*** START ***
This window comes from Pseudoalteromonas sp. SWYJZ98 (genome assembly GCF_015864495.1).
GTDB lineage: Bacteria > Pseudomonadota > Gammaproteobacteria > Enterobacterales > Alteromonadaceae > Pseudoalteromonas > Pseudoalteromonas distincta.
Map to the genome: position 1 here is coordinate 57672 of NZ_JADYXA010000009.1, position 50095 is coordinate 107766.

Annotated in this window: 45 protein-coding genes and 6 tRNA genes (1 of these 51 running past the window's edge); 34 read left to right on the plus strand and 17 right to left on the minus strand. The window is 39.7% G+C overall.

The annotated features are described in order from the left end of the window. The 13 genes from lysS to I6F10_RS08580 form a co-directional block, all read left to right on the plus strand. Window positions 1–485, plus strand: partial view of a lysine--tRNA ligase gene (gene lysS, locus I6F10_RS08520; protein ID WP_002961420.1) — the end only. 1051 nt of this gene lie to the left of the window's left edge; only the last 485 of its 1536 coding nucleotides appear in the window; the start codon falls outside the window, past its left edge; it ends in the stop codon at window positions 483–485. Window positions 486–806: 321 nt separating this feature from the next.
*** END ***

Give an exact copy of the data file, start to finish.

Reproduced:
This window comes from Pseudoalteromonas sp. SWYJZ98 (genome assembly GCF_015864495.1).
GTDB lineage: Bacteria > Pseudomonadota > Gammaproteobacteria > Enterobacterales > Alteromonadaceae > Pseudoalteromonas > Pseudoalteromonas distincta.
Map to the genome: position 1 here is coordinate 57672 of NZ_JADYXA010000009.1, position 50095 is coordinate 107766.

Annotated in this window: 45 protein-coding genes and 6 tRNA genes (1 of these 51 running past the window's edge); 34 read left to right on the plus strand and 17 right to left on the minus strand. The window is 39.7% G+C overall.

The annotated features are described in order from the left end of the window. The 13 genes from lysS to I6F10_RS08580 form a co-directional block, all read left to right on the plus strand. Window positions 1–485, plus strand: partial view of a lysine--tRNA ligase gene (gene lysS, locus I6F10_RS08520; protein ID WP_002961420.1) — the end only. 1051 nt of this gene lie to the left of the window's left edge; only the last 485 of its 1536 coding nucleotides appear in the window; the start codon falls outside the window, past its left edge; it ends in the stop codon at window positions 483–485. Window positions 486–806: 321 nt separating this feature from the next.